Microsoft has not indicated whether it will pursue an appeal of Monday's verdict to the European Court of Justice, the highest court in Europe.

"The decision is not what we had hoped for and to say anything less would be less than candid," Brad Smith, Microsoft general counsel, said during a press conference on Monday.

While acknowledging that the court sided with the Commission on key points, the company took some solace in the fact that the court annulled the Commission's imposition of an independent trustee to monitor compliance, Smith said.

He added that Microsoft has made progress on the interoperability issues, but that more work needs to be done and will be addressed as quickly as possible.

Previously, the Commission believed the pricing Microsoft was going to charge for licensing its protocols was too steep, but the software giant responded by dropping the fee to 1 percent of revenues generated from its products, Smith noted.

"If the European Commission still believes that is still too high, we want to understand (their concerns) and quickly address it," he said.

Microsoft, however, believes it has a "complete and accurate" set of technical specifications that companies have begun to license, and Smith noted that he hopes even more licensees will sign on.

As for Media Player, Smith said Microsoft has offered an unbundled version of its Windows operating system and Media Player for more than two years, and, as a result, believes it is in full compliance with the Commission's 2004 order.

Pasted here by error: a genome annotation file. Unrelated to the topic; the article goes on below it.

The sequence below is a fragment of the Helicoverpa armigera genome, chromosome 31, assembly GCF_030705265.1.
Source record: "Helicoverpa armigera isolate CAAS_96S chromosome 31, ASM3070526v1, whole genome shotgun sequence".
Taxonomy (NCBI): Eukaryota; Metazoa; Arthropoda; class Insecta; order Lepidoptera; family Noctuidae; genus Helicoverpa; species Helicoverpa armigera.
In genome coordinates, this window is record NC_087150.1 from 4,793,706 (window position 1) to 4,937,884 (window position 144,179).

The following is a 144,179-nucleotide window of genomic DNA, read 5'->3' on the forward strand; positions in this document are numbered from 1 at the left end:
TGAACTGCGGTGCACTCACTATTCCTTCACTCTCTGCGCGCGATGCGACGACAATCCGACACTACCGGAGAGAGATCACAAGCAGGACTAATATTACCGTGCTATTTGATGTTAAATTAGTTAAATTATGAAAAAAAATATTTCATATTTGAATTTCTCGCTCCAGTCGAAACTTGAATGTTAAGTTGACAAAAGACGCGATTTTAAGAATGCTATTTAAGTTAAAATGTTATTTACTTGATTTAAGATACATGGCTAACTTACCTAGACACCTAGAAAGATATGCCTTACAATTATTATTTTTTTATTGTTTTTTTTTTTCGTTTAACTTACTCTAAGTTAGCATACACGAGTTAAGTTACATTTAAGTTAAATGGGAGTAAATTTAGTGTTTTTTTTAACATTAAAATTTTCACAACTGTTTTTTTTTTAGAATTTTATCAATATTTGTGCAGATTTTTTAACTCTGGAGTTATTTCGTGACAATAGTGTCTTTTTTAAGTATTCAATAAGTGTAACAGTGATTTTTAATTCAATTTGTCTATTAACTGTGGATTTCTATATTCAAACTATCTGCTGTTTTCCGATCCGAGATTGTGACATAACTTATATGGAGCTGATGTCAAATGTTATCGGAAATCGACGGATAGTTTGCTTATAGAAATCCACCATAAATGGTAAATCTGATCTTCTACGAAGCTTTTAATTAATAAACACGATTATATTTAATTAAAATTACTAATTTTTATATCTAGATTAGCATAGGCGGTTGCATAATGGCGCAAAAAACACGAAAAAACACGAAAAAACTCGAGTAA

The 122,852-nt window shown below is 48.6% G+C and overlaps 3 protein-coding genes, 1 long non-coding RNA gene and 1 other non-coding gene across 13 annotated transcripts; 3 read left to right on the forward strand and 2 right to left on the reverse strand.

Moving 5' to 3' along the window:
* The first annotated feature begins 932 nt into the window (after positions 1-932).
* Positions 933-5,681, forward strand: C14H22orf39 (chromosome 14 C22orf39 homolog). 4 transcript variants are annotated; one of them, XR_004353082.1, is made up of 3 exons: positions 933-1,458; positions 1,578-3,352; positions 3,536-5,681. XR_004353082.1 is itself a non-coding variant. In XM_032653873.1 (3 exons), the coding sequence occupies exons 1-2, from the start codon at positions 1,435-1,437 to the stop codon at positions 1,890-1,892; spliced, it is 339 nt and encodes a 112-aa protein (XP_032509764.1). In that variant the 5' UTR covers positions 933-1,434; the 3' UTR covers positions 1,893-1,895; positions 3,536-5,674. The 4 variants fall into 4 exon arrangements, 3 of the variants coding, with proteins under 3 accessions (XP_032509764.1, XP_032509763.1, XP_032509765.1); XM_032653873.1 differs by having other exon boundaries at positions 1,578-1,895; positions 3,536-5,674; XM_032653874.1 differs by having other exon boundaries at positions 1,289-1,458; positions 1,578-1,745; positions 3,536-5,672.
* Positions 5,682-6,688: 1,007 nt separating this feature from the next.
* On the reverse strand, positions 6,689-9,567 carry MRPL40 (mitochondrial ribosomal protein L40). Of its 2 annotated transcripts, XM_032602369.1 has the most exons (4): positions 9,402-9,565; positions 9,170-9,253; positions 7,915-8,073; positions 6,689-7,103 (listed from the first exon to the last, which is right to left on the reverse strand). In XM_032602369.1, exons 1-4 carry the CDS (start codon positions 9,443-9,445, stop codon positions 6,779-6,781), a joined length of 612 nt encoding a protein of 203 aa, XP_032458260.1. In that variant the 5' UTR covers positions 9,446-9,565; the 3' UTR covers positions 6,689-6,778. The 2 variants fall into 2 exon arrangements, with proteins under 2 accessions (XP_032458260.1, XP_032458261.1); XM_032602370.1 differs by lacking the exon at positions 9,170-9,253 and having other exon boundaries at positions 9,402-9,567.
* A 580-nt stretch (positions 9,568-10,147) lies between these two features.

Minor victory
Microsoft took some solace in the minor win the Court awarded it over the Commission's use of a monitoring trustee, Smith said.

As a result of the ruling, Microsoft is not responsible for paying all the costs associated with the monitoring trustee. The court also reined in the power of the trustee, finding that the Commission has no authority to compel Microsoft to grant the trustee powers that the Commission is not authorized to confer on a third party.

Smith emphasized the progress Microsoft has made over the years to comply with the Commission's order and said he remains hopeful the court's order will bring further clarity to the issue.

"We have been working hard over the last few years to address these issues," Smith said. "Everyone agrees, for example, that the version of Windows that we offer in Europe today is in compliance with the Commission's 2004 decision."

Nonetheless, the court chided Microsoft on its behavior regarding interoperability issues.

"The court considers that the Commission was correct to conclude that the work group server operating systems of Microsoft's competitors must be able to interoperate with Windows domain architecture on an equal footing with Windows operating systems if they are to be capable of being marketed viably...the absence of such interoperability has the effect of reinforcing Microsoft's competitive position on the market and creates a risk that competition will be eliminated," the court said in its ruling.

Microsoft and the Commission had particularly contentious disagreements over the issue of interoperability, with Microsoft and the Commission clashing on the extent to which the company's technical information should be shared with rivals.

"The court rejects Microsoft's claims that the degree of interoperability required by the Commission is intended in reality to enable competing work group server operating systems to function in every respect like a Windows system and, accordingly, to enable Microsoft's competitors to clone or reproduce its products," the court said.